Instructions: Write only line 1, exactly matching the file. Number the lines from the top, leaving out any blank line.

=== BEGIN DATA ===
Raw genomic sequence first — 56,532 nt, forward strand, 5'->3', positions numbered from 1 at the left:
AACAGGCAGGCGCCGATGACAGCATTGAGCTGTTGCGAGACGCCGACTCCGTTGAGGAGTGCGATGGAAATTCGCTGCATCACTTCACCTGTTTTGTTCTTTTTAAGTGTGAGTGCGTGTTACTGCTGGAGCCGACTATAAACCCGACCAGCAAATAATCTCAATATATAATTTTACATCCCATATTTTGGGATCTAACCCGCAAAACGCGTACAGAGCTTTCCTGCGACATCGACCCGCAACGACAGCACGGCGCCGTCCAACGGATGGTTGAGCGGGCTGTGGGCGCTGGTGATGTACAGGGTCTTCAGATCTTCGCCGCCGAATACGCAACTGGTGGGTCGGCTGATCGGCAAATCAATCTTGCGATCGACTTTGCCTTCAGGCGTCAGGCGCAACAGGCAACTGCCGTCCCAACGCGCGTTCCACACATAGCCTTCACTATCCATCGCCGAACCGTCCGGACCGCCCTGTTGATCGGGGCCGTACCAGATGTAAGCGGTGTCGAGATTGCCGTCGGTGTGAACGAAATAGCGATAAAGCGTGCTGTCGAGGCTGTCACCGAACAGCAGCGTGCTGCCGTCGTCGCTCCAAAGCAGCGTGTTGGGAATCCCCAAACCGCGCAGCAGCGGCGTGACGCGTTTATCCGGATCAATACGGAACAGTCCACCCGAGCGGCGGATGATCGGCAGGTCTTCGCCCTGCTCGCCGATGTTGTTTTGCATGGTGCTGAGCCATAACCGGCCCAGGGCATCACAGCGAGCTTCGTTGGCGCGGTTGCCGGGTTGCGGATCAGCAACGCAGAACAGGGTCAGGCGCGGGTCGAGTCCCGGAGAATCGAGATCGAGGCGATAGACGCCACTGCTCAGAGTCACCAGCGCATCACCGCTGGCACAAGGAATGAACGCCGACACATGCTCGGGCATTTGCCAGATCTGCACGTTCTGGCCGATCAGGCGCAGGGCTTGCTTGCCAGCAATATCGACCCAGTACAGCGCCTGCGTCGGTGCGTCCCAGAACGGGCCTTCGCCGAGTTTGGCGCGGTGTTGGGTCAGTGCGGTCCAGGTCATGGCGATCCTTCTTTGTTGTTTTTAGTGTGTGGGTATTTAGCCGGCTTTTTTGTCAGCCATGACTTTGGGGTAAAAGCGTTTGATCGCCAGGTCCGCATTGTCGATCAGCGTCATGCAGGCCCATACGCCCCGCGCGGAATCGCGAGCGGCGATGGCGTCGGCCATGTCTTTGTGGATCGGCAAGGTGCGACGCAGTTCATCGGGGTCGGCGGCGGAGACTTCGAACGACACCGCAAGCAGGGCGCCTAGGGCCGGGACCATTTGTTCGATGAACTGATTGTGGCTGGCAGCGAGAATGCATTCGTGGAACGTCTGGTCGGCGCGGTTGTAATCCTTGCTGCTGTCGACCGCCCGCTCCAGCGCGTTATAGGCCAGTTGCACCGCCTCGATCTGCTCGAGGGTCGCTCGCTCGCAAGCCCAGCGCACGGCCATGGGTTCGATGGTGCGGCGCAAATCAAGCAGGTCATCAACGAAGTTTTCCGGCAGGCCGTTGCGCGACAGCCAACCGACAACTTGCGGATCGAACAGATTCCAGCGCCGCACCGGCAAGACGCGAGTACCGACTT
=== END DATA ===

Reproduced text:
Raw genomic sequence first — 56,532 nt, forward strand, 5'->3', positions numbered from 1 at the left: